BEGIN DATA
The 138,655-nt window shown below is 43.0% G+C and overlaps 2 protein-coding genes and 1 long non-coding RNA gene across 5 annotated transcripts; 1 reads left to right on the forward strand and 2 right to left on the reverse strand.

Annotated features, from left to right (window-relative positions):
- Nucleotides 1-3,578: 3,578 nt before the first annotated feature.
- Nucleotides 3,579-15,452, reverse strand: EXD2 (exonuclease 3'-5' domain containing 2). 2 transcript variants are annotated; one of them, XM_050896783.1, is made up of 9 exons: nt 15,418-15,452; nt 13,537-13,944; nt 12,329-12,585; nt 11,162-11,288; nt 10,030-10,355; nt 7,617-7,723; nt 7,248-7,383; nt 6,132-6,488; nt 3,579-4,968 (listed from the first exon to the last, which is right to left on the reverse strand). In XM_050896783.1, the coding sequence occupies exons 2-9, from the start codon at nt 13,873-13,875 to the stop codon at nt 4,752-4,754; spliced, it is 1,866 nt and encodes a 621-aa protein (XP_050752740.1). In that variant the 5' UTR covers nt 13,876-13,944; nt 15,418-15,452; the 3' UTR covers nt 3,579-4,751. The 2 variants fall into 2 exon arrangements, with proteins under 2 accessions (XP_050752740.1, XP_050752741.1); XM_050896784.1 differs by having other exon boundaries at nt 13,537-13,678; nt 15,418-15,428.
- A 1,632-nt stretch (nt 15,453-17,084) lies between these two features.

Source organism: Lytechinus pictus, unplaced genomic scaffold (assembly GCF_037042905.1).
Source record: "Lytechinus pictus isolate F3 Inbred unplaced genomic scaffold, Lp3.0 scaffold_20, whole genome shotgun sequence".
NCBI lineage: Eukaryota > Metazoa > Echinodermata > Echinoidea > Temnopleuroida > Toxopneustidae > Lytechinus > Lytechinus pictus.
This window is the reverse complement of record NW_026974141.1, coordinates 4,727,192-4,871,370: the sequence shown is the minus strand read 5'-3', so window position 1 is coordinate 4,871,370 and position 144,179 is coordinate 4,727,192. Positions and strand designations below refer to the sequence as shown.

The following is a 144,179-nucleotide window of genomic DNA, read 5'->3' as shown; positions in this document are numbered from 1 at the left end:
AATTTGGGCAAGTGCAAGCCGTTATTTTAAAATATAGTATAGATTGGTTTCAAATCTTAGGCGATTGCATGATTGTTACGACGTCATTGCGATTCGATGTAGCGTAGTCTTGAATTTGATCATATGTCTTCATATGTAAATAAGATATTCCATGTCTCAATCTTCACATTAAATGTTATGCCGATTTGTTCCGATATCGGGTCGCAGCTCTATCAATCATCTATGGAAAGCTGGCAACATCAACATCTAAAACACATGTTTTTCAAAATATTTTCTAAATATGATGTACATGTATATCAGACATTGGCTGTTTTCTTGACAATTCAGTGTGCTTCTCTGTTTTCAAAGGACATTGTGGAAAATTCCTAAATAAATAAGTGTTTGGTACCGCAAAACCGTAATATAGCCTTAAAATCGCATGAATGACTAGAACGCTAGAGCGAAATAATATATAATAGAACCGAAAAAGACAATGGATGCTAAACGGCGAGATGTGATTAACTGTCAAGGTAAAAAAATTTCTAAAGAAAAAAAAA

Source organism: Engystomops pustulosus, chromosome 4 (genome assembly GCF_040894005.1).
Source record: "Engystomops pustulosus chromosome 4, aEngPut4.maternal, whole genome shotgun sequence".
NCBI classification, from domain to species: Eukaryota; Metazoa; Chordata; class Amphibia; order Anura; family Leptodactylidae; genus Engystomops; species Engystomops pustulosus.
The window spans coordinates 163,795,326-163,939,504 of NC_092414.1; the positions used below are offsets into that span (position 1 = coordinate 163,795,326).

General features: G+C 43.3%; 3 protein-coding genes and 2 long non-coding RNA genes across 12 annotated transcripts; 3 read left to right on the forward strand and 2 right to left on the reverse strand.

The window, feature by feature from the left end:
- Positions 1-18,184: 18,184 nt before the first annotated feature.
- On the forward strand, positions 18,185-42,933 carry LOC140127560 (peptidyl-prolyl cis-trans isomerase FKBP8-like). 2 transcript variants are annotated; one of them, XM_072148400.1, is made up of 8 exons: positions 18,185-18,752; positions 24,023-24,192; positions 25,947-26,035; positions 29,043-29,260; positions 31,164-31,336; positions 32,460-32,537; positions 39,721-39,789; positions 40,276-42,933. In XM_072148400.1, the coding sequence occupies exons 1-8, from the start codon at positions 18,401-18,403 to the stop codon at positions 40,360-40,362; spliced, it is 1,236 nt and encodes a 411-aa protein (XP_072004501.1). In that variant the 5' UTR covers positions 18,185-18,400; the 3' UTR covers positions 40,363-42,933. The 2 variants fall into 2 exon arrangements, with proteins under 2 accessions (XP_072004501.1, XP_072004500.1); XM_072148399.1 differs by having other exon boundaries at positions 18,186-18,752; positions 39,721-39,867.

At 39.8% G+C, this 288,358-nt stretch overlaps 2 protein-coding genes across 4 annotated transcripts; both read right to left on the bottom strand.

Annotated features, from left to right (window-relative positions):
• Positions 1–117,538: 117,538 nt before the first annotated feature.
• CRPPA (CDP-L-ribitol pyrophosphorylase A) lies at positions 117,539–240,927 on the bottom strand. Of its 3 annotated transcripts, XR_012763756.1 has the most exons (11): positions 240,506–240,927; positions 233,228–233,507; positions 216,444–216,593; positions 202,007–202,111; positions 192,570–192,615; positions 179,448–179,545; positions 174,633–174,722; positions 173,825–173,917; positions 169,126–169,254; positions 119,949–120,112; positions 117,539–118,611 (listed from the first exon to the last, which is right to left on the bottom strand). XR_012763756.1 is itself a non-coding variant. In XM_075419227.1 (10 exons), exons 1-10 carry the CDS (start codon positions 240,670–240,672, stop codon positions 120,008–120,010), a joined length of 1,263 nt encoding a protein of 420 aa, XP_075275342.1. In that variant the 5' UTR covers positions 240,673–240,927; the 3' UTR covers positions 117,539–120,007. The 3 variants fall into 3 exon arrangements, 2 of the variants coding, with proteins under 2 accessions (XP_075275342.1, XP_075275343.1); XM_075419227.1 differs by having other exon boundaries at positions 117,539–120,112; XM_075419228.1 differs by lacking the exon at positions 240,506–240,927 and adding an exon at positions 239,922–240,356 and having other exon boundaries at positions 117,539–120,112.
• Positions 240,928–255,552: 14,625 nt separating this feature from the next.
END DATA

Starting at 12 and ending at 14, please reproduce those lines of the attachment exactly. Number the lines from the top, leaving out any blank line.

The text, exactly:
Source organism: Engystomops pustulosus, chromosome 4 (genome assembly GCF_040894005.1).
Source record: "Engystomops pustulosus chromosome 4, aEngPut4.maternal, whole genome shotgun sequence".
NCBI classification, from domain to species: Eukaryota; Metazoa; Chordata; class Amphibia; order Anura; family Leptodactylidae; genus Engystomops; species Engystomops pustulosus.